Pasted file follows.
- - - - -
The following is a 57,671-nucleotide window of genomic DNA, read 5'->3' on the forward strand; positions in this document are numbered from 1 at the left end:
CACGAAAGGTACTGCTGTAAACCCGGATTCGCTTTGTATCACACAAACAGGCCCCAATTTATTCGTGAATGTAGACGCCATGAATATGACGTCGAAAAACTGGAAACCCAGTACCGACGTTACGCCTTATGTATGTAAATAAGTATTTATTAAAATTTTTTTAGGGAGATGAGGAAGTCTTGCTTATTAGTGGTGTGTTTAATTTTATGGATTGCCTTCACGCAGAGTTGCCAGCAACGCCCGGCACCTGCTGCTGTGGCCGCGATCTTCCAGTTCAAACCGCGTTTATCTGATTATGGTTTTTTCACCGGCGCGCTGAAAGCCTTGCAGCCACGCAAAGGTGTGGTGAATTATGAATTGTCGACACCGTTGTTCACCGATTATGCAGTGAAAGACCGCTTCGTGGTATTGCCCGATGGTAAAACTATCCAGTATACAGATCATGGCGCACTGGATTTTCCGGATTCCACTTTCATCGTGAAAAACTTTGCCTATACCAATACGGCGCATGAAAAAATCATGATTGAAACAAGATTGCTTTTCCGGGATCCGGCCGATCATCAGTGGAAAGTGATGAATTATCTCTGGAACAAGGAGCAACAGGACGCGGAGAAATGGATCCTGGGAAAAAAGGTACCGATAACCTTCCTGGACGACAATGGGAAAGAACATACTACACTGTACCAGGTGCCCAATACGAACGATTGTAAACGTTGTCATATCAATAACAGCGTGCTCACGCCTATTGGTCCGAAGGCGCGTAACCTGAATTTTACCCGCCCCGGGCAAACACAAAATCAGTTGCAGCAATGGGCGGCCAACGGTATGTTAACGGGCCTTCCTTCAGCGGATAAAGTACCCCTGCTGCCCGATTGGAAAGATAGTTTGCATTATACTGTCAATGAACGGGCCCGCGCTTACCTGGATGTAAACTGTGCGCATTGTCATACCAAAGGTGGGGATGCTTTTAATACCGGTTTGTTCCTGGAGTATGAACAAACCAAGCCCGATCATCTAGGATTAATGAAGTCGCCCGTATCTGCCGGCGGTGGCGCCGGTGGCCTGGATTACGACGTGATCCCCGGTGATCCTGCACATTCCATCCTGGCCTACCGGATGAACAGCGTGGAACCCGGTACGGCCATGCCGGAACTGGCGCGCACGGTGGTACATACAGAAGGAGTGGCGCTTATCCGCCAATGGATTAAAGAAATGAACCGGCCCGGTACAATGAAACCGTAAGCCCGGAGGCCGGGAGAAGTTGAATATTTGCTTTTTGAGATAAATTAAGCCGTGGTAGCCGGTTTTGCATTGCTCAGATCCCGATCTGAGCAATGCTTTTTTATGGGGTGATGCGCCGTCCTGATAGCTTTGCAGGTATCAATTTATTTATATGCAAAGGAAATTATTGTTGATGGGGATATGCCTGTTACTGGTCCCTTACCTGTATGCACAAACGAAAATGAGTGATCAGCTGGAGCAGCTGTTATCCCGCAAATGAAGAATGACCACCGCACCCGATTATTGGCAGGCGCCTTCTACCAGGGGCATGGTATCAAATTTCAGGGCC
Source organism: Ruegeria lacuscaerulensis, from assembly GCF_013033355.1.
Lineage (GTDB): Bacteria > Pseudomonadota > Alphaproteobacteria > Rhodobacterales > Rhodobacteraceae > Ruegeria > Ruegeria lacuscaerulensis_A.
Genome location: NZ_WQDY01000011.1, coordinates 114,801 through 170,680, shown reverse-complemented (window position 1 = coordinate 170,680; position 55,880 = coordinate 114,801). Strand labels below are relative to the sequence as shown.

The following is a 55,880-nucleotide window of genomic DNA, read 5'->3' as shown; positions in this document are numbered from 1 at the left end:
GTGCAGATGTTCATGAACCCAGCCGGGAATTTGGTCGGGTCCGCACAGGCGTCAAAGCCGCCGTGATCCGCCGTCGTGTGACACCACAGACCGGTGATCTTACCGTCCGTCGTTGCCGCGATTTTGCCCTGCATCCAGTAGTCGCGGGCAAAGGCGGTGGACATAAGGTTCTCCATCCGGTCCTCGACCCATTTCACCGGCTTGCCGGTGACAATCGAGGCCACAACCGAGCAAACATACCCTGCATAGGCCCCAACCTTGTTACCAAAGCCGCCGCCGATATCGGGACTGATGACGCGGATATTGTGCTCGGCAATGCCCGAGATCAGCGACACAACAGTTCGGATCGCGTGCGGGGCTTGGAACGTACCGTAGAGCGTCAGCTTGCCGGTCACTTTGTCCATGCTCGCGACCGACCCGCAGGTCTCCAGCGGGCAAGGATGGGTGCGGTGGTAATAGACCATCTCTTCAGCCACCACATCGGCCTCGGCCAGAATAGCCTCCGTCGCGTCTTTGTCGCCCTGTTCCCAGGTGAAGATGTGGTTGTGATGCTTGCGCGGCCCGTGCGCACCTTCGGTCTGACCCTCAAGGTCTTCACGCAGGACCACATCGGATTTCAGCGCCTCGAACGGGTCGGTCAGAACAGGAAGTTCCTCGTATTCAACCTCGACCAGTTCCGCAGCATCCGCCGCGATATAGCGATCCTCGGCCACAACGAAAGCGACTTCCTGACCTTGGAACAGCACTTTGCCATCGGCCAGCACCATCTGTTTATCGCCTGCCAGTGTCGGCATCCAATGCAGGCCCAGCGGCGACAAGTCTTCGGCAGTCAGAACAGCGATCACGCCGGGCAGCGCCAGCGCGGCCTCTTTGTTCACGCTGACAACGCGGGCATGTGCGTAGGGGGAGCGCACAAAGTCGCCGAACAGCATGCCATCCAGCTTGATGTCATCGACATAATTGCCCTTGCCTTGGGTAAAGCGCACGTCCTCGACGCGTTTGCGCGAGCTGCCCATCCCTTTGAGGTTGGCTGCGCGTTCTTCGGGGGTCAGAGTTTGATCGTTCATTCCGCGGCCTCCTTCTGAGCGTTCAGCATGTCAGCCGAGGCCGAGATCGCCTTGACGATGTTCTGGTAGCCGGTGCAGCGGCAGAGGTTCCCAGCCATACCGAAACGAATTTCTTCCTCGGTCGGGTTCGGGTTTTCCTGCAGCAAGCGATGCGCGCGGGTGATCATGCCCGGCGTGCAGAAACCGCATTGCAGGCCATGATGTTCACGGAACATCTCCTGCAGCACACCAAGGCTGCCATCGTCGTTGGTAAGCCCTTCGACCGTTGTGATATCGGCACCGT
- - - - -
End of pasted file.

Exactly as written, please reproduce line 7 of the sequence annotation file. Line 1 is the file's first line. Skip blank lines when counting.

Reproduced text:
GTGCAGATGTTCATGAACCCAGCCGGGAATTTGGTCGGGTCCGCACAGGCGTCAAAGCCGCCGTGATCCGCCGTCGTGTGACACCACAGACCGGTGATCTTACCGTCCGTCGTTGCCGCGATTTTGCCCTGCATCCAGTAGTCGCGGGCAAAGGCGGTGGACATAAGGTTCTCCATCCGGTCCTCGACCCATTTCACCGGCTTGCCGGTGACAATCGAGGCCACAACCGAGCAAACATACCCTGCATAGGCCCCAACCTTGTTACCAAAGCCGCCGCCGATATCGGGACTGATGACGCGGATATTGTGCTCGGCAATGCCCGAGATCAGCGACACAACAGTTCGGATCGCGTGCGGGGCTTGGAACGTACCGTAGAGCGTCAGCTTGCCGGTCACTTTGTCCATGCTCGCGACCGACCCGCAGGTCTCCAGCGGGCAAGGATGGGTGCGGTGGTAATAGACCATCTCTTCAGCCACCACATCGGCCTCGGCCAGAATAGCCTCCGTCGCGTCTTTGTCGCCCTGTTCCCAGGTGAAGATGTGGTTGTGATGCTTGCGCGGCCCGTGCGCACCTTCGGTCTGACCCTCAAGGTCTTCACGCAGGACCACATCGGATTTCAGCGCCTCGAACGGGTCGGTCAGAACAGGAAGTTCCTCGTATTCAACCTCGACCAGTTCCGCAGCATCCGCCGCGATATAGCGATCCTCGGCCACAACGAAAGCGACTTCCTGACCTTGGAACAGCACTTTGCCATCGGCCAGCACCATCTGTTTATCGCCTGCCAGTGTCGGCATCCAATGCAGGCCCAGCGGCGACAAGTCTTCGGCAGTCAGAACAGCGATCACGCCGGGCAGCGCCAGCGCGGCCTCTTTGTTCACGCTGACAACGCGGGCATGTGCGTAGGGGGAGCGCACAAAGTCGCCGAACAGCATGCCATCCAGCTTGATGTCATCGACATAATTGCCCTTGCCTTGGGTAAAGCGCACGTCCTCGACGCGTTTGCGCGAGCTGCCCATCCCTTTGAGGTTGGCTGCGCGTTCTTCGGGGGTCAGAGTTTGATCGTTCATTCCGCGGCCTCCTTCTGAGCGTTCAGCATGTCAGCCGAGGCCGAGATCGCCTTGACGATGTTCTGGTAGCCGGTGCAGCGGCAGAGGTTCCCAGCCATACCGAAACGAATTTCTTCCTCGGTCGGGTTCGGGTTTTCCTGCAGCAAGCGATGCGCGCGGGTGATCATGCCCGGCGTGCAGAAACCGCATTGCAGGCCATGATGTTCACGGAACATCTCCTGCAGCACACCAAGGCTGCCATCGTCGTTGGTAAGCCCTTCGACCGTTGTGATATCGGCACCGT